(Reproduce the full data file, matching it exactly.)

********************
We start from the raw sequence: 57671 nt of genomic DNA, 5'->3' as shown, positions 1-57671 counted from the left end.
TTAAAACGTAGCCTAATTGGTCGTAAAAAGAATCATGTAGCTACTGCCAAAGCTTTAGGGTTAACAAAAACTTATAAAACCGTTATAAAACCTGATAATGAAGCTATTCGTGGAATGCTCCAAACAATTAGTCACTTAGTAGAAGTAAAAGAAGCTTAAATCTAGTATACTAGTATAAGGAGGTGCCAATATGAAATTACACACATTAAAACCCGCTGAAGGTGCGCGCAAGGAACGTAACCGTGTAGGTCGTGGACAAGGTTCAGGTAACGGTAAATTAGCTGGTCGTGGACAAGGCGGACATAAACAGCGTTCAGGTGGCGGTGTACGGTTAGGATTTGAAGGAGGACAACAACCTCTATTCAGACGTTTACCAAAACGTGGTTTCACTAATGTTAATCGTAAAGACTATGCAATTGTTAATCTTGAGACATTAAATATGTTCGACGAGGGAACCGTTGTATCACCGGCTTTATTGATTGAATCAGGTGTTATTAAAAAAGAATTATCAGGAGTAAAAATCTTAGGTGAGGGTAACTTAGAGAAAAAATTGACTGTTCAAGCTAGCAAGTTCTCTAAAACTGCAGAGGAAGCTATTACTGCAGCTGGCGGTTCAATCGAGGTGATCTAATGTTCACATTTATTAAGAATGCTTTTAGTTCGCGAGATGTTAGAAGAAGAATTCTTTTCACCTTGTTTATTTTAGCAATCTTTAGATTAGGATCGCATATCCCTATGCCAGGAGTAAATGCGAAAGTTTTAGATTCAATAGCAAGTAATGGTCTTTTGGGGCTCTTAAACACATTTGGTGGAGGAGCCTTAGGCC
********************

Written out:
We start from the raw sequence: 57671 nt of genomic DNA, 5'->3' as shown, positions 1-57671 counted from the left end.
TTAAAACGTAGCCTAATTGGTCGTAAAAAGAATCATGTAGCTACTGCCAAAGCTTTAGGGTTAACAAAAACTTATAAAACCGTTATAAAACCTGATAATGAAGCTATTCGTGGAATGCTCCAAACAATTAGTCACTTAGTAGAAGTAAAAGAAGCTTAAATCTAGTATACTAGTATAAGGAGGTGCCAATATGAAATTACACACATTAAAACCCGCTGAAGGTGCGCGCAAGGAACGTAACCGTGTAGGTCGTGGACAAGGTTCAGGTAACGGTAAATTAGCTGGTCGTGGACAAGGCGGACATAAACAGCGTTCAGGTGGCGGTGTACGGTTAGGATTTGAAGGAGGACAACAACCTCTATTCAGACGTTTACCAAAACGTGGTTTCACTAATGTTAATCGTAAAGACTATGCAATTGTTAATCTTGAGACATTAAATATGTTCGACGAGGGAACCGTTGTATCACCGGCTTTATTGATTGAATCAGGTGTTATTAAAAAAGAATTATCAGGAGTAAAAATCTTAGGTGAGGGTAACTTAGAGAAAAAATTGACTGTTCAAGCTAGCAAGTTCTCTAAAACTGCAGAGGAAGCTATTACTGCAGCTGGCGGTTCAATCGAGGTGATCTAATGTTCACATTTATTAAGAATGCTTTTAGTTCGCGAGATGTTAGAAGAAGAATTCTTTTCACCTTGTTTATTTTAGCAATCTTTAGATTAGGATCGCATATCCCTATGCCAGGAGTAAATGCGAAAGTTTTAGATTCAATAGCAAGTAATGGTCTTTTGGGGCTCTTAAACACATTTGGTGGAGGAGCCTTAGGCC